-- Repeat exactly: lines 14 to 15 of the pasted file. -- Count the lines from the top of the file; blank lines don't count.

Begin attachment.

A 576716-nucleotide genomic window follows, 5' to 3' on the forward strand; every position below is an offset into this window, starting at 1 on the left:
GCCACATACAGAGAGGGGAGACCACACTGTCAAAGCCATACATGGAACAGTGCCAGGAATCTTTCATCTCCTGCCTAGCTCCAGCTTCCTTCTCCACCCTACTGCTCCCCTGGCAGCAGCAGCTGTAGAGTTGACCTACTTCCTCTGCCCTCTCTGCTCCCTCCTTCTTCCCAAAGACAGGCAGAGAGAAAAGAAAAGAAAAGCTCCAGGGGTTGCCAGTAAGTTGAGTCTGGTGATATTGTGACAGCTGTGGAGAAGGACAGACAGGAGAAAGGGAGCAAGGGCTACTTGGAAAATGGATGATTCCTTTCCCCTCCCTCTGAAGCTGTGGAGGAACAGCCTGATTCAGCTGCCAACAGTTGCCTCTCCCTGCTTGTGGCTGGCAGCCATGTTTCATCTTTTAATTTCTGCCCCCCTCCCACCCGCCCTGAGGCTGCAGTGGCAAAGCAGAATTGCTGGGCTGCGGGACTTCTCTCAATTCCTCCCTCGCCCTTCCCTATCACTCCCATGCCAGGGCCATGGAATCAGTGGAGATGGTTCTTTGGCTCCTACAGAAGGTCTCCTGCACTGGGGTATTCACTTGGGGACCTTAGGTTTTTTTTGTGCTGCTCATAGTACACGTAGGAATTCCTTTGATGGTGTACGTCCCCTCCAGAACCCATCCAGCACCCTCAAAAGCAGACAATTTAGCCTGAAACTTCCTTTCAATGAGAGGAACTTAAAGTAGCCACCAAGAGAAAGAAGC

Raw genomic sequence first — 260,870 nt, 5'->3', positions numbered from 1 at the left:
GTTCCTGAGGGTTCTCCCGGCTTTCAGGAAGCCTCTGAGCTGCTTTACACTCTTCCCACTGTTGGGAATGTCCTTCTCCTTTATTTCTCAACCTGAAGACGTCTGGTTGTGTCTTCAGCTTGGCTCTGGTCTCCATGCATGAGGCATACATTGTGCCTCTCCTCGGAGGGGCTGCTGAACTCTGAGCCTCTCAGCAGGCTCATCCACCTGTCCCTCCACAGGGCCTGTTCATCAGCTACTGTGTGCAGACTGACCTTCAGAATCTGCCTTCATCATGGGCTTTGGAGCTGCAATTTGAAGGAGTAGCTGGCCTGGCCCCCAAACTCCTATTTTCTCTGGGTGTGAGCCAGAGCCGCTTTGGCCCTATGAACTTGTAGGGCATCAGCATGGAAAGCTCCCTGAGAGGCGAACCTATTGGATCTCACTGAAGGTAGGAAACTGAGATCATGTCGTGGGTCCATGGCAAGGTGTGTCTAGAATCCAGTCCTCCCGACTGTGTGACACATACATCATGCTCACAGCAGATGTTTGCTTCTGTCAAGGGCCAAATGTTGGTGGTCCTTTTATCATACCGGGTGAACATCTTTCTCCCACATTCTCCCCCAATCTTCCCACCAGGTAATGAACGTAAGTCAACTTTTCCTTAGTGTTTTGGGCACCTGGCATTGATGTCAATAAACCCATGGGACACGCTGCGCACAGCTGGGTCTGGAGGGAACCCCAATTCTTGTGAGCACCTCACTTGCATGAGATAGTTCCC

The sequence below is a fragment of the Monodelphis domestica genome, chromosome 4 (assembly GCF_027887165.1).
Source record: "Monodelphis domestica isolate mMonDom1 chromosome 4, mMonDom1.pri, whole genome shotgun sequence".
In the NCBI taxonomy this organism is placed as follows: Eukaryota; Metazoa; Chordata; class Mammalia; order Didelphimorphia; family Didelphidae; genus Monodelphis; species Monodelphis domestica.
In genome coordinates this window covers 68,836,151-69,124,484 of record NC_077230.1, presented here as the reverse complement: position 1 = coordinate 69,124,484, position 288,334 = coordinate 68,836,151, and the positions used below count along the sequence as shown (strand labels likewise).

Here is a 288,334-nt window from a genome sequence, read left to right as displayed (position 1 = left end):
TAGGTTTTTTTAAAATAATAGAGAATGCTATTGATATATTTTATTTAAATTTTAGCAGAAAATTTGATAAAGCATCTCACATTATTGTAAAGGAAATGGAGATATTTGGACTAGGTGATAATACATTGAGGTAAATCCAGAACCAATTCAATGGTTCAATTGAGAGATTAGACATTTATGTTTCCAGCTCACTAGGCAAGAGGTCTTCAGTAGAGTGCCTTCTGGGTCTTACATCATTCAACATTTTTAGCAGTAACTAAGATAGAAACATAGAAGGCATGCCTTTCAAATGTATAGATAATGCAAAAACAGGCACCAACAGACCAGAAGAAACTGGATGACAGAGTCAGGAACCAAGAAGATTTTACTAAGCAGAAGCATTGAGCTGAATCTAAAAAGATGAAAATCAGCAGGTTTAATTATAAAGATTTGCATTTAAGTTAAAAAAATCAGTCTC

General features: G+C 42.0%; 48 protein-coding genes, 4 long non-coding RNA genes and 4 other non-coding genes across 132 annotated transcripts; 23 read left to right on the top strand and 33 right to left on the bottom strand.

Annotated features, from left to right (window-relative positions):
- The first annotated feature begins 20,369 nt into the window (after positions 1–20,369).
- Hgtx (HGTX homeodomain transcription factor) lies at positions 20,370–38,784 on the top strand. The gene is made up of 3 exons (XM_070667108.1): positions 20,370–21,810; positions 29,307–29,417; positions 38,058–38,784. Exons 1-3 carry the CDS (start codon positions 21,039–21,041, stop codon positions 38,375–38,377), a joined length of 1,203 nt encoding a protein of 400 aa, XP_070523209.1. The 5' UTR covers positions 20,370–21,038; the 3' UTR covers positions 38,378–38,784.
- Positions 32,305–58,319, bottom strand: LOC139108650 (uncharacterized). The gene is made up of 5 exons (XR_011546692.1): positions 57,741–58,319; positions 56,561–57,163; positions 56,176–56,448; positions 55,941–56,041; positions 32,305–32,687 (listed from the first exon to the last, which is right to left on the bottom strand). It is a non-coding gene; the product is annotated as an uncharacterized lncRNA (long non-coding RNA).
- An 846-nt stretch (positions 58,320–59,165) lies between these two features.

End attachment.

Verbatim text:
- Hgtx (HGTX homeodomain transcription factor) lies at positions 20,370–38,784 on the top strand. The gene is made up of 3 exons (XM_070667108.1): positions 20,370–21,810; positions 29,307–29,417; positions 38,058–38,784. Exons 1-3 carry the CDS (start codon positions 21,039–21,041, stop codon positions 38,375–38,377), a joined length of 1,203 nt encoding a protein of 400 aa, XP_070523209.1. The 5' UTR covers positions 20,370–21,038; the 3' UTR covers positions 38,378–38,784.
- Positions 32,305–58,319, bottom strand: LOC139108650 (uncharacterized). The gene is made up of 5 exons (XR_011546692.1): positions 57,741–58,319; positions 56,561–57,163; positions 56,176–56,448; positions 55,941–56,041; positions 32,305–32,687 (listed from the first exon to the last, which is right to left on the bottom strand). It is a non-coding gene; the product is annotated as an uncharacterized lncRNA (long non-coding RNA).